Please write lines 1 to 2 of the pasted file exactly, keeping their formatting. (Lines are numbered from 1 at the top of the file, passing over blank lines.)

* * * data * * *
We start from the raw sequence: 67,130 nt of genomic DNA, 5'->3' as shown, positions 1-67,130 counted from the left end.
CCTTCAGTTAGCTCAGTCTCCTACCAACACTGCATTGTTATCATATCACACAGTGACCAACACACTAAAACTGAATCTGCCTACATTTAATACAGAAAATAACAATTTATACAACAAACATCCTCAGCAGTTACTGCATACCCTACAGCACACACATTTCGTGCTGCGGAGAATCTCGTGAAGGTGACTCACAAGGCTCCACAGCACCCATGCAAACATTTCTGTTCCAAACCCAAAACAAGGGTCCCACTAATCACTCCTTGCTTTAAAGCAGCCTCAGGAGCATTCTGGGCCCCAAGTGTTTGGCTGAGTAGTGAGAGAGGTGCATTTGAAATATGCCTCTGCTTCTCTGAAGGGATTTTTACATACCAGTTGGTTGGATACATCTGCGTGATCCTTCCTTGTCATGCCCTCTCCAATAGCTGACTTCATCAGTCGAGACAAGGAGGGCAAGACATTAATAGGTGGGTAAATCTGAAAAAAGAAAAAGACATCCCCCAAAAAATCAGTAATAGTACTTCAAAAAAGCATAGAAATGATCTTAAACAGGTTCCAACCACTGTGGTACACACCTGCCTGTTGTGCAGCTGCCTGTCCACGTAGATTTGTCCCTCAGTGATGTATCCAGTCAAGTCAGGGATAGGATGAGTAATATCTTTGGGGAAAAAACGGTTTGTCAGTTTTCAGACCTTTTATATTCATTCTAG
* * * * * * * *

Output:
We start from the raw sequence: 67,130 nt of genomic DNA, 5'->3' as shown, positions 1-67,130 counted from the left end.
CCTTCAGTTAGCTCAGTCTCCTACCAACACTGCATTGTTATCATATCACACAGTGACCAACACACTAAAACTGAATCTGCCTACATTTAATACAGAAAATAACAATTTATACAACAAACATCCTCAGCAGTTACTGCATACCCTACAGCACACACATTTCGTGCTGCGGAGAATCTCGTGAAGGTGACTCACAAGGCTCCACAGCACCCATGCAAACATTTCTGTTCCAAACCCAAAACAAGGGTCCCACTAATCACTCCTTGCTTTAAAGCAGCCTCAGGAGCATTCTGGGCCCCAAGTGTTTGGCTGAGTAGTGAGAGAGGTGCATTTGAAATATGCCTCTGCTTCTCTGAAGGGATTTTTACATACCAGTTGGTTGGATACATCTGCGTGATCCTTCCTTGTCATGCCCTCTCCAATAGCTGACTTCATCAGTCGAGACAAGGAGGGCAAGACATTAATAGGTGGGTAAATCTGAAAAAAGAAAAAGACATCCCCCAAAAAATCAGTAATAGTACTTCAAAAAAGCATAGAAATGATCTTAAACAGGTTCCAACCACTGTGGTACACACCTGCCTGTTGTGCAGCTGCCTGTCCACGTAGATTTGTCCCTCAGTGATGTATCCAGTCAAGTCAGGGATAGGATGAGTAATATCTTTGGGGAAAAAACGGTTTGTCAGTTTTCAGACCTTTTATATTCATTCTAG